High Fidelity (at the Colonial Theatre through October 22) tries to sell itself as kick-ass rock right from the curtain speech: you are to turn off your fucking cell phones, and if you don’t like that language you can “grab your husband and get the hell out.” But the in-your-face attitude is to no avail. The fatal irony built into High Fidelity is that most fans of the 1995 Nick Hornby novel and the 2000 Stephen Frears film upon which it is based will hate it. The score for this Broadway-bound new musical about a rock-obsessed slacker in a romantic crisis is ersatz, whereas its core characters demand the real thing. So the question is: will a Broadway audience, the Rent cult as opposed to the Sondheim crowd, buy into it?
The show — a rare out-of-town tryout still being honed for Broadway — is not without merits, and it’s certainly not without energy, which Tony winner Walter Bobbie’s production revs like an engine. But a lot of loud electric guitar and bass do not a distinctive rock score make, and the best of Tom Kitt & Amanda Green’s songs for the musical are not the hard-driving numbers (among them a “Born To Run” knockoff sung by a dream-sequence Springsteen) but the quirky novelties, which include a delighted paean to celebrity-sex connection once removed called “I Slept with Someone (Who Slept with Lyle Lovett)” that might, at a more laconic pace, be sung by Lovett were he not the first of its six degrees of sexual separation.
It is as easy to see why High Fidelity would appeal to constructors of a musical as it is to sense it would likely fall short. Rock-snob record-store owner Rob’s world is dominated by music. Here his shop, Championship Vinyl, has been transferred to New York, but precious old Depeche Mode albums can reside anywhere. In David Lindsay-Abaire’s book, as in the source material, commitment-phobic Rob compiles a list of his desert-island all-time Top Five most memorable break-ups in the wake of his latest, stubbornly refusing to put defecting lawyer girlfriend Laura on the list. Instead he drowns his sorrows at the shop — grubbily, lovingly rendered in Anna Louizos’s ingenious foldout set, an origami exercise in towering brick. Amid the vinyl, he’s kept company by “the musical moron twins,” hanger-on employees Dick (an irresistibly laid-back Christian Anderson, whose “No Problem” is another oddball highlight) and belligerent wanna-be rock star Barry (Jay Klaitz, blatantly but successfully channeling Jack Black). Of course, it would be absurd to expect the musical to replicate the tone of the film. John Cusack’s soulful Rob could barely bestir himself to soliloquy; Will Chase, as bristling as his bed head, is a musical dynamo, manfully selling one mediocre evocation of pissed-off heartbreak after another.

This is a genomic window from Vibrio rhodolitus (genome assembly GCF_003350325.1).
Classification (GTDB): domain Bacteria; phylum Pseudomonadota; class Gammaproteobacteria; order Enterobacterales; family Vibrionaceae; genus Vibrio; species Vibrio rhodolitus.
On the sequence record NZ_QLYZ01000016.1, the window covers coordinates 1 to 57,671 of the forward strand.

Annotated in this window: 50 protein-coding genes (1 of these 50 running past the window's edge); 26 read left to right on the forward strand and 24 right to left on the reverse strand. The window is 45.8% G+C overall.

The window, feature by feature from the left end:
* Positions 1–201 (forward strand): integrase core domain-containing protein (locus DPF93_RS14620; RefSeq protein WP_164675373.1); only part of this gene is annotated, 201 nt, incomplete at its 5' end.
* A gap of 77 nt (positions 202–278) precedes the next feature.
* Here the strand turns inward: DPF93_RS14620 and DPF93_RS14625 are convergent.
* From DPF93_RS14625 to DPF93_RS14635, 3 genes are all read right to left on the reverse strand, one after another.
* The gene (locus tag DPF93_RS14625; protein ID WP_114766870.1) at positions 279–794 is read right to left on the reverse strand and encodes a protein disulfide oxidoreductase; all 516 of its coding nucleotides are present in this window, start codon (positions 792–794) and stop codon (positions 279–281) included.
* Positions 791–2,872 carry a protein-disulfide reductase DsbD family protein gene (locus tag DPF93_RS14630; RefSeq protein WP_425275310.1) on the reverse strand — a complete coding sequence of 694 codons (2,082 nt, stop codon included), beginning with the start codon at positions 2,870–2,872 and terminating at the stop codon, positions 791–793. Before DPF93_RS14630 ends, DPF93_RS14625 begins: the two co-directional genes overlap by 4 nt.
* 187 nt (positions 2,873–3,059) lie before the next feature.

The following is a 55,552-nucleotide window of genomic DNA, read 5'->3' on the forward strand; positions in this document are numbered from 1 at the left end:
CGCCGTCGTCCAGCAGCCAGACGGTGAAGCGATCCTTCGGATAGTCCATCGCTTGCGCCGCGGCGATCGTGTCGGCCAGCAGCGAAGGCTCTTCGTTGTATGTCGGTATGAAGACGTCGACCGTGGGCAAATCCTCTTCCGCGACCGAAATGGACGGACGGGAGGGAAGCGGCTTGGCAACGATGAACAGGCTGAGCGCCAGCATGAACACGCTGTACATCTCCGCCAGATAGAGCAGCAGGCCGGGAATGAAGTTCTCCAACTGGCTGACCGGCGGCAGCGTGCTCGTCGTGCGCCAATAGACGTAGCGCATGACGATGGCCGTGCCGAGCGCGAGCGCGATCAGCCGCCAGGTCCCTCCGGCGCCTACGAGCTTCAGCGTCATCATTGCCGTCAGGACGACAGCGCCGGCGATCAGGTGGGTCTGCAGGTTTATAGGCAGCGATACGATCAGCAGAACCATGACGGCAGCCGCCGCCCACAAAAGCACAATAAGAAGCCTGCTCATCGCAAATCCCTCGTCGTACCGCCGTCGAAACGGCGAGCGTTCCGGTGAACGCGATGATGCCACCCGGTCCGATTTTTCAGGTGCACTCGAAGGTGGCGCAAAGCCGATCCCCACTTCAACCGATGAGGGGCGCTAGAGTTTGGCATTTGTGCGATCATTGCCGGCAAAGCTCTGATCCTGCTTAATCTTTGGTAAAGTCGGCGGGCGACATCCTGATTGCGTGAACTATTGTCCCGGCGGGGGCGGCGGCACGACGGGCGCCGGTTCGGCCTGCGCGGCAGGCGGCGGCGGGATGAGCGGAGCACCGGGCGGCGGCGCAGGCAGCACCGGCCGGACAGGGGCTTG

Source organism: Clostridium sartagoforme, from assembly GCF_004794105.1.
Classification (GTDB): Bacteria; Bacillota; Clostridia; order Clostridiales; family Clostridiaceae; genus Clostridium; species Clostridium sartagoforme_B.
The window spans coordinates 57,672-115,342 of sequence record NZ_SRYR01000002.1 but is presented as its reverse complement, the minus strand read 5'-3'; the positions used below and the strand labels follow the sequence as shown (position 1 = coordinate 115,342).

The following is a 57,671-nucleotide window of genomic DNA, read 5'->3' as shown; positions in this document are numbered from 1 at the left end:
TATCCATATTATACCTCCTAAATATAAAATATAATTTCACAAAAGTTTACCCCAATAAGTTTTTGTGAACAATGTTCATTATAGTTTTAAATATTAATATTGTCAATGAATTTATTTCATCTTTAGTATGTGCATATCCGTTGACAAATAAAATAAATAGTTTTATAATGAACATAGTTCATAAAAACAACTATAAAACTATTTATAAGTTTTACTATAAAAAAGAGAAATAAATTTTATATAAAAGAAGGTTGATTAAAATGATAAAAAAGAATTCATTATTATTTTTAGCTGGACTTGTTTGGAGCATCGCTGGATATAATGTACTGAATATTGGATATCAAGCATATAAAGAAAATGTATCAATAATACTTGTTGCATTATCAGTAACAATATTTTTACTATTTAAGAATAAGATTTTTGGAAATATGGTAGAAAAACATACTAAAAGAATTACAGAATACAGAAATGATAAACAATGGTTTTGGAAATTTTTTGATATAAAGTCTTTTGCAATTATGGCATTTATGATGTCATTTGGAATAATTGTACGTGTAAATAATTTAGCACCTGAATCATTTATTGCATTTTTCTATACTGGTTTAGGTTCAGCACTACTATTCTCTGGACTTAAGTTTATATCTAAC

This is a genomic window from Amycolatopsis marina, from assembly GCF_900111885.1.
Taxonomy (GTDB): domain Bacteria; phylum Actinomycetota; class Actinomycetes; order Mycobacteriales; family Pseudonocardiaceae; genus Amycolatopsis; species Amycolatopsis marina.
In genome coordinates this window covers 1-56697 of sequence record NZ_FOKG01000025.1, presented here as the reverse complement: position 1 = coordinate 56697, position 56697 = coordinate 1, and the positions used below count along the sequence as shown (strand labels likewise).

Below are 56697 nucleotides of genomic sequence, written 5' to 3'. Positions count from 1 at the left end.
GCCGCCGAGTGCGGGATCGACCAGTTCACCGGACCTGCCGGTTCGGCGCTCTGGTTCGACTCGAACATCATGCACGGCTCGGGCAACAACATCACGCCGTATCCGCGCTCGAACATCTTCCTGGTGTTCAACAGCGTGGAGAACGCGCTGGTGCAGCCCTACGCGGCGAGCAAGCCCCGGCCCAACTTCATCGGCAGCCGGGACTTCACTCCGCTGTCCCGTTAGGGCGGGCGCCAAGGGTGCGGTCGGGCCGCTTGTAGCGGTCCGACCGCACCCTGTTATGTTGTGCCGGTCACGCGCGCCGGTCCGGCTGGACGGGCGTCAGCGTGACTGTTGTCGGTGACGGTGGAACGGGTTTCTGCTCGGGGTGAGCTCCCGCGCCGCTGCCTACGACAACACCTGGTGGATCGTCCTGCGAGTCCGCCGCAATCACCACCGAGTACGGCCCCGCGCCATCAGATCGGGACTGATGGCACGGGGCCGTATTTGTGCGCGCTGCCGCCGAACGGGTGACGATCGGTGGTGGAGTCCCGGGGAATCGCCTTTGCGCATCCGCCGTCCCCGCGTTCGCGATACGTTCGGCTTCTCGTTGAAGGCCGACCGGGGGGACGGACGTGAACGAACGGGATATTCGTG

Green, the daughter of Broadway icon Adolph Green, turns out some clever lyrics for, among other tunes, the folky “Ready To Settle,” which better exemplifies the mind set of Hornby’s late-blooming-coming-of-age novel than the compromise-free ending tacked on here in the form of a swooning, pure-Broadway ballad, “Wonderful Love” (nicely sung by Chase and impossibly tall, brittly sexy Jenn Colella as reuning Rob and Laura). And the show has some audacious fun with the unctuous guru with whom Laura takes temporary refuge, here a sitar-swathed therapist who handled Kurt Cobain’s intervention (hardly a professional recommendation). But when it comes to the rock-and-roll heart of High Fidelity, what’s implanted here is artificial.